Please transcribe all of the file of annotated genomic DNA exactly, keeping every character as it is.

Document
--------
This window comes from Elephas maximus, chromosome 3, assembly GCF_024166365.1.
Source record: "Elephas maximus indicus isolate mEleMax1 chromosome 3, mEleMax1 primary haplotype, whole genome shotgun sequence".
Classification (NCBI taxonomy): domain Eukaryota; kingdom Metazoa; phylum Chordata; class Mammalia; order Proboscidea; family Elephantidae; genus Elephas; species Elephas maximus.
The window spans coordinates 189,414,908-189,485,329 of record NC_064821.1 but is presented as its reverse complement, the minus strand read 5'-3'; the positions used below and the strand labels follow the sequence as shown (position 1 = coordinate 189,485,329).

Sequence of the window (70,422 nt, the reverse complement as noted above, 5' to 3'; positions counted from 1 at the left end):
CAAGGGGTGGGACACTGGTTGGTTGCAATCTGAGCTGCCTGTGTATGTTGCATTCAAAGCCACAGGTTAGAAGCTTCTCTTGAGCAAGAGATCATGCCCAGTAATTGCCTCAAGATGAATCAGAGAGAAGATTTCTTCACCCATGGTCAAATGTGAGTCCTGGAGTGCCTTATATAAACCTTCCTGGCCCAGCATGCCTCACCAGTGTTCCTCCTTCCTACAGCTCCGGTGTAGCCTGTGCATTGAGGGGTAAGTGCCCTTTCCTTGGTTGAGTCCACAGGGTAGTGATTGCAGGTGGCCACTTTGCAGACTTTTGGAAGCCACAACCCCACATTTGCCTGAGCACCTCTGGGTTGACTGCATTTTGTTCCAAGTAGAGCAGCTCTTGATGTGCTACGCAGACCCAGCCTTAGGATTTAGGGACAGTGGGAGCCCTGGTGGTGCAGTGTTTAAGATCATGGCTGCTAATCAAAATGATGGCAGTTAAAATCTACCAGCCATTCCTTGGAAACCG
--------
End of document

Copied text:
This window comes from Elephas maximus, chromosome 3, assembly GCF_024166365.1.
Source record: "Elephas maximus indicus isolate mEleMax1 chromosome 3, mEleMax1 primary haplotype, whole genome shotgun sequence".
Classification (NCBI taxonomy): domain Eukaryota; kingdom Metazoa; phylum Chordata; class Mammalia; order Proboscidea; family Elephantidae; genus Elephas; species Elephas maximus.
The window spans coordinates 189,414,908-189,485,329 of record NC_064821.1 but is presented as its reverse complement, the minus strand read 5'-3'; the positions used below and the strand labels follow the sequence as shown (position 1 = coordinate 189,485,329).

Sequence of the window (70,422 nt, the reverse complement as noted above, 5' to 3'; positions counted from 1 at the left end):
CAAGGGGTGGGACACTGGTTGGTTGCAATCTGAGCTGCCTGTGTATGTTGCATTCAAAGCCACAGGTTAGAAGCTTCTCTTGAGCAAGAGATCATGCCCAGTAATTGCCTCAAGATGAATCAGAGAGAAGATTTCTTCACCCATGGTCAAATGTGAGTCCTGGAGTGCCTTATATAAACCTTCCTGGCCCAGCATGCCTCACCAGTGTTCCTCCTTCCTACAGCTCCGGTGTAGCCTGTGCATTGAGGGGTAAGTGCCCTTTCCTTGGTTGAGTCCACAGGGTAGTGATTGCAGGTGGCCACTTTGCAGACTTTTGGAAGCCACAACCCCACATTTGCCTGAGCACCTCTGGGTTGACTGCATTTTGTTCCAAGTAGAGCAGCTCTTGATGTGCTACGCAGACCCAGCCTTAGGATTTAGGGACAGTGGGAGCCCTGGTGGTGCAGTGTTTAAGATCATGGCTGCTAATCAAAATGATGGCAGTTAAAATCTACCAGCCATTCCTTGGAAACCG